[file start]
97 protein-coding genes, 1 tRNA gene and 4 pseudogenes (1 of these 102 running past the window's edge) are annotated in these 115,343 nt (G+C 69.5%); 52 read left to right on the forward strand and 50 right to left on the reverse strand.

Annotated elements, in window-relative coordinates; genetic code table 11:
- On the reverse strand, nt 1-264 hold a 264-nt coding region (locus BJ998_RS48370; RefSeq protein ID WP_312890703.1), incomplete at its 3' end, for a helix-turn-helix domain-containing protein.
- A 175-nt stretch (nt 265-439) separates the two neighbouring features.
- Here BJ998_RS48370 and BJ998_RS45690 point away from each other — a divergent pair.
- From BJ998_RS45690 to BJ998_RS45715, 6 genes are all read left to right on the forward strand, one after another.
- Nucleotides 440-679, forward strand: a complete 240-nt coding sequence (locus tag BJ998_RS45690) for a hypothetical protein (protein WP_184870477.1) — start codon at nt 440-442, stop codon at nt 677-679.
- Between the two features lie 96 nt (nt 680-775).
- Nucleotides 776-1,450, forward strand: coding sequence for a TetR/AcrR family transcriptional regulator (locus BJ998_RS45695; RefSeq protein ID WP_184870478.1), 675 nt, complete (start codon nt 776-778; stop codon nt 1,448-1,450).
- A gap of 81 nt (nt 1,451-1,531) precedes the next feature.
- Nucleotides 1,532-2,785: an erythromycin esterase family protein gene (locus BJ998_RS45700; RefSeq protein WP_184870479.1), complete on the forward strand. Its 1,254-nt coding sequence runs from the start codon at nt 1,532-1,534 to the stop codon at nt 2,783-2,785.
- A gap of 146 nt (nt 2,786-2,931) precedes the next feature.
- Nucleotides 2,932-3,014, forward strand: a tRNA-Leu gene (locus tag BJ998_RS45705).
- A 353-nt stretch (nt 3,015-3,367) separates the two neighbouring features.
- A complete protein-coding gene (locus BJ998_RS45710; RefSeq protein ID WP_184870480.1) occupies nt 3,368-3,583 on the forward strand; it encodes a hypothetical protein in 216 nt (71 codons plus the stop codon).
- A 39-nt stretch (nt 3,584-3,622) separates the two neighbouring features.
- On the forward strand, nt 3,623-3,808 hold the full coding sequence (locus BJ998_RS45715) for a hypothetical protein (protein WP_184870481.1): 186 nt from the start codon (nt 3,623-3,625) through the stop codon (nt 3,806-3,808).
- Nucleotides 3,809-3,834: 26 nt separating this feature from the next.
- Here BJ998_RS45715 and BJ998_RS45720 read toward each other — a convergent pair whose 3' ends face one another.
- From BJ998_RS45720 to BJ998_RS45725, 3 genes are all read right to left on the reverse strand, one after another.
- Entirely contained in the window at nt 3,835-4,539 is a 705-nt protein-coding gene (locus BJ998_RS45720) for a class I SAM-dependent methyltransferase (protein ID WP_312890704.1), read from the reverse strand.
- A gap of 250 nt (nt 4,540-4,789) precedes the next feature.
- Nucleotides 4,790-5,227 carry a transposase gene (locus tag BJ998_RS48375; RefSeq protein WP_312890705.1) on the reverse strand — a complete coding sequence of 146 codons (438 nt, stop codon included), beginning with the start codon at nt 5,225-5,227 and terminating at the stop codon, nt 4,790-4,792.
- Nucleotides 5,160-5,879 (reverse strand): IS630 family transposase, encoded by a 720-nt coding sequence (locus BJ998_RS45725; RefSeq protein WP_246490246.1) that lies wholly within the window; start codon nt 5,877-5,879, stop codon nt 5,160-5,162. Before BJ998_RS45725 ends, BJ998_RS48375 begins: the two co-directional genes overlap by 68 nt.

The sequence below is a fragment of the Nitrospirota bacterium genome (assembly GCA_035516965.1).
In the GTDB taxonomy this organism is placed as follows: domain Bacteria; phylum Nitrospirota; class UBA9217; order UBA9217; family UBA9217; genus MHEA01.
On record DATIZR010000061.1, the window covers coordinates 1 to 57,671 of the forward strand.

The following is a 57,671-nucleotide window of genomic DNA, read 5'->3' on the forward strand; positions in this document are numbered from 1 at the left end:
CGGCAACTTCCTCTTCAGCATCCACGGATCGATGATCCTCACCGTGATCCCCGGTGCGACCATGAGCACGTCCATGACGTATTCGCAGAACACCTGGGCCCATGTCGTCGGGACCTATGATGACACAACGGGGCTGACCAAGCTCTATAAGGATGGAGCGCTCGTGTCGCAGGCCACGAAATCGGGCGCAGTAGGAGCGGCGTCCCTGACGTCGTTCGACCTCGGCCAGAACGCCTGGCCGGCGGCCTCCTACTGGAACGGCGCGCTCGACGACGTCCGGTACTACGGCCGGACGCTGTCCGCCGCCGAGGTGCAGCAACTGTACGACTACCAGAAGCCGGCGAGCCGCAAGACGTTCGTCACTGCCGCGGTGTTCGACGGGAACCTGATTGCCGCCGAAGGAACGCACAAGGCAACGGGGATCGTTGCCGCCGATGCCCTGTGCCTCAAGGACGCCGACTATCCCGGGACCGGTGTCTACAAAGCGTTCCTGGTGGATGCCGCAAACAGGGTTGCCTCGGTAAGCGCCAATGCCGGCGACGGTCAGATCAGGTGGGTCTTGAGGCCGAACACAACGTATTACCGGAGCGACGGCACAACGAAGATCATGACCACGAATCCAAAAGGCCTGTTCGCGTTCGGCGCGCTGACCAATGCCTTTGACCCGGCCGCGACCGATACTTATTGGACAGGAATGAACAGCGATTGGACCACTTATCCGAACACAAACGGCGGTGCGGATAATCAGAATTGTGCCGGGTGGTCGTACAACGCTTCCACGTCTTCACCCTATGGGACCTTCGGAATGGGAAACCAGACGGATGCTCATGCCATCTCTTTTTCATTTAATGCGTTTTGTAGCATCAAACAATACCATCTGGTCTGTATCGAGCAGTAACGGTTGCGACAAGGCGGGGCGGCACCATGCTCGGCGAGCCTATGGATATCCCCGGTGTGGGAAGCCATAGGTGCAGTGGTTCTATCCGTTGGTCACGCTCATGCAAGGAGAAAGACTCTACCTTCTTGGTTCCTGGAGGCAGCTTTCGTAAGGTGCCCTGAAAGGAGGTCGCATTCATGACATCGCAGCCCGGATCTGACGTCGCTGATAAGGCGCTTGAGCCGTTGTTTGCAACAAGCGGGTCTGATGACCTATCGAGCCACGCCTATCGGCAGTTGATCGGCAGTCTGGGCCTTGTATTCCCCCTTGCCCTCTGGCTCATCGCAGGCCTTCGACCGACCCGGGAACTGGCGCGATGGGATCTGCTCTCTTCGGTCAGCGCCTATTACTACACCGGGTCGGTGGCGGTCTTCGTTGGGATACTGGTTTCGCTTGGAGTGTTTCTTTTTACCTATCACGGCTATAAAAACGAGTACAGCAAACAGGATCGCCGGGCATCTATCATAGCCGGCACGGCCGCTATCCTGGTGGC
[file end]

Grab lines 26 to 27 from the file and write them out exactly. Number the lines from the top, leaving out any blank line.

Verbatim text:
In the GTDB taxonomy this organism is placed as follows: domain Bacteria; phylum Nitrospirota; class UBA9217; order UBA9217; family UBA9217; genus MHEA01.
On record DATIZR010000061.1, the window covers coordinates 1 to 57,671 of the forward strand.